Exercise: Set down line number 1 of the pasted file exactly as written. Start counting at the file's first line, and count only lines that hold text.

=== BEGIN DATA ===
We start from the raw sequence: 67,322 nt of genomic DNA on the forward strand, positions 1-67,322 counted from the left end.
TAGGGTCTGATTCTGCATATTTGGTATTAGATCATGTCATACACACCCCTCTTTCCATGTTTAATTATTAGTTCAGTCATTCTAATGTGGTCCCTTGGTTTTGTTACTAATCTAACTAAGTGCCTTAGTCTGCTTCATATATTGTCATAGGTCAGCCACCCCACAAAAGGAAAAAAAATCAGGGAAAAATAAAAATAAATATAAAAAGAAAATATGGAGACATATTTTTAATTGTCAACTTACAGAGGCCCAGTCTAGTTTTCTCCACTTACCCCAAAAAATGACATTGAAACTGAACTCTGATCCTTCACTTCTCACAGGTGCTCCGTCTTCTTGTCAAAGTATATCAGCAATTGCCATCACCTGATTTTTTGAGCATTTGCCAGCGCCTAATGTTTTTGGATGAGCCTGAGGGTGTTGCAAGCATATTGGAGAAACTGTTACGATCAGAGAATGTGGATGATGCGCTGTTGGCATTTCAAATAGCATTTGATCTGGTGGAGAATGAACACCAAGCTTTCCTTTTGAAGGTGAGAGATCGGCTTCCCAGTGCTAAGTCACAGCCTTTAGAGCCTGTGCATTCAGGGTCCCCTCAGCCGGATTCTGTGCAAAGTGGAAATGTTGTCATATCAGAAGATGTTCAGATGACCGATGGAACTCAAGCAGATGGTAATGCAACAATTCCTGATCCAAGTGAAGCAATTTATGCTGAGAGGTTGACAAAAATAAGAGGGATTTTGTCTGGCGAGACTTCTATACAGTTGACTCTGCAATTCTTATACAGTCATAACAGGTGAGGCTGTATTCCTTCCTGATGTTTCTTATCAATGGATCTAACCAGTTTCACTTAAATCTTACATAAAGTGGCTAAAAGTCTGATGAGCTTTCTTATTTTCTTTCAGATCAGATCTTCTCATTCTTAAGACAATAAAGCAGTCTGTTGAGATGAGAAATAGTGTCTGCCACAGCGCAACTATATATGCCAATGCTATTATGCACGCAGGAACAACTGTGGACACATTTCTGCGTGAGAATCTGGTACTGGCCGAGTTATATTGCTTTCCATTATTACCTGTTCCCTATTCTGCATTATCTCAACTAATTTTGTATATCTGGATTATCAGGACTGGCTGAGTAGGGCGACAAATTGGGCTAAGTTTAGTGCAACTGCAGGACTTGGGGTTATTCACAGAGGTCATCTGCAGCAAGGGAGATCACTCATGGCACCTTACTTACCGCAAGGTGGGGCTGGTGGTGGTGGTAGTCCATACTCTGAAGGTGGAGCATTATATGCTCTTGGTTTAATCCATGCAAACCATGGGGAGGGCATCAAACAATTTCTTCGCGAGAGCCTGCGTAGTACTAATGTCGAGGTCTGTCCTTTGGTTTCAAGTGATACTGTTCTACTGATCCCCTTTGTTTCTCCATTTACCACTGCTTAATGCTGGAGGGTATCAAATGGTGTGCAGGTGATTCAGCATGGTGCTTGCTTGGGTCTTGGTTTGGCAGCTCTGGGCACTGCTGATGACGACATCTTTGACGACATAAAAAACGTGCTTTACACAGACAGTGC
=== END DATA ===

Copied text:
We start from the raw sequence: 67,322 nt of genomic DNA on the forward strand, positions 1-67,322 counted from the left end.